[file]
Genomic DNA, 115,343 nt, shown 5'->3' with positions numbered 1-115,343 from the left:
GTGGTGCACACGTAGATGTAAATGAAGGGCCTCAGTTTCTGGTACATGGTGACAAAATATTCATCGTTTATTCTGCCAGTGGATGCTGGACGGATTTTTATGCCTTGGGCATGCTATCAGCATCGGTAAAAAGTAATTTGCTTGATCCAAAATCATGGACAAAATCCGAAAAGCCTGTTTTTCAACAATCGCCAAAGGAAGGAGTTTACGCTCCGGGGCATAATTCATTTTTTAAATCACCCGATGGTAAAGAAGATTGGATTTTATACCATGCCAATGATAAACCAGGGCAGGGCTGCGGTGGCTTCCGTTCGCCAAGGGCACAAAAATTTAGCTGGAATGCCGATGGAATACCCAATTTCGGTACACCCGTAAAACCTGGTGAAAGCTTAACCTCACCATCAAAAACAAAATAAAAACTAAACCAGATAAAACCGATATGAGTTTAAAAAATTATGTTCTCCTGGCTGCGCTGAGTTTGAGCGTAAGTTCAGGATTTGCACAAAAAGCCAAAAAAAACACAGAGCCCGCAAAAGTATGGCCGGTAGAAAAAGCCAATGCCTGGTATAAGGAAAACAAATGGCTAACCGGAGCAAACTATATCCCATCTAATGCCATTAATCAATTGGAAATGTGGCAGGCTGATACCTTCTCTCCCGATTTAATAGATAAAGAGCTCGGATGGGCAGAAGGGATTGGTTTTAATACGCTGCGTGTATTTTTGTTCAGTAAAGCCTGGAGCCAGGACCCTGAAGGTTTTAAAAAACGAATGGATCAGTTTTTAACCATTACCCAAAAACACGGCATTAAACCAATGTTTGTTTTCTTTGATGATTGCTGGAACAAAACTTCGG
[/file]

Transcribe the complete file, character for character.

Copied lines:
Genomic DNA, 115,343 nt, shown 5'->3' with positions numbered 1-115,343 from the left:
GTGGTGCACACGTAGATGTAAATGAAGGGCCTCAGTTTCTGGTACATGGTGACAAAATATTCATCGTTTATTCTGCCAGTGGATGCTGGACGGATTTTTATGCCTTGGGCATGCTATCAGCATCGGTAAAAAGTAATTTGCTTGATCCAAAATCATGGACAAAATCCGAAAAGCCTGTTTTTCAACAATCGCCAAAGGAAGGAGTTTACGCTCCGGGGCATAATTCATTTTTTAAATCACCCGATGGTAAAGAAGATTGGATTTTATACCATGCCAATGATAAACCAGGGCAGGGCTGCGGTGGCTTCCGTTCGCCAAGGGCACAAAAATTTAGCTGGAATGCCGATGGAATACCCAATTTCGGTACACCCGTAAAACCTGGTGAAAGCTTAACCTCACCATCAAAAACAAAATAAAAACTAAACCAGATAAAACCGATATGAGTTTAAAAAATTATGTTCTCCTGGCTGCGCTGAGTTTGAGCGTAAGTTCAGGATTTGCACAAAAAGCCAAAAAAAACACAGAGCCCGCAAAAGTATGGCCGGTAGAAAAAGCCAATGCCTGGTATAAGGAAAACAAATGGCTAACCGGAGCAAACTATATCCCATCTAATGCCATTAATCAATTGGAAATGTGGCAGGCTGATACCTTCTCTCCCGATTTAATAGATAAAGAGCTCGGATGGGCAGAAGGGATTGGTTTTAATACGCTGCGTGTATTTTTGTTCAGTAAAGCCTGGAGCCAGGACCCTGAAGGTTTTAAAAAACGAATGGATCAGTTTTTAACCATTACCCAAAAACACGGCATTAAACCAATGTTTGTTTTCTTTGATGATTGCTGGAACAAAACTTCGG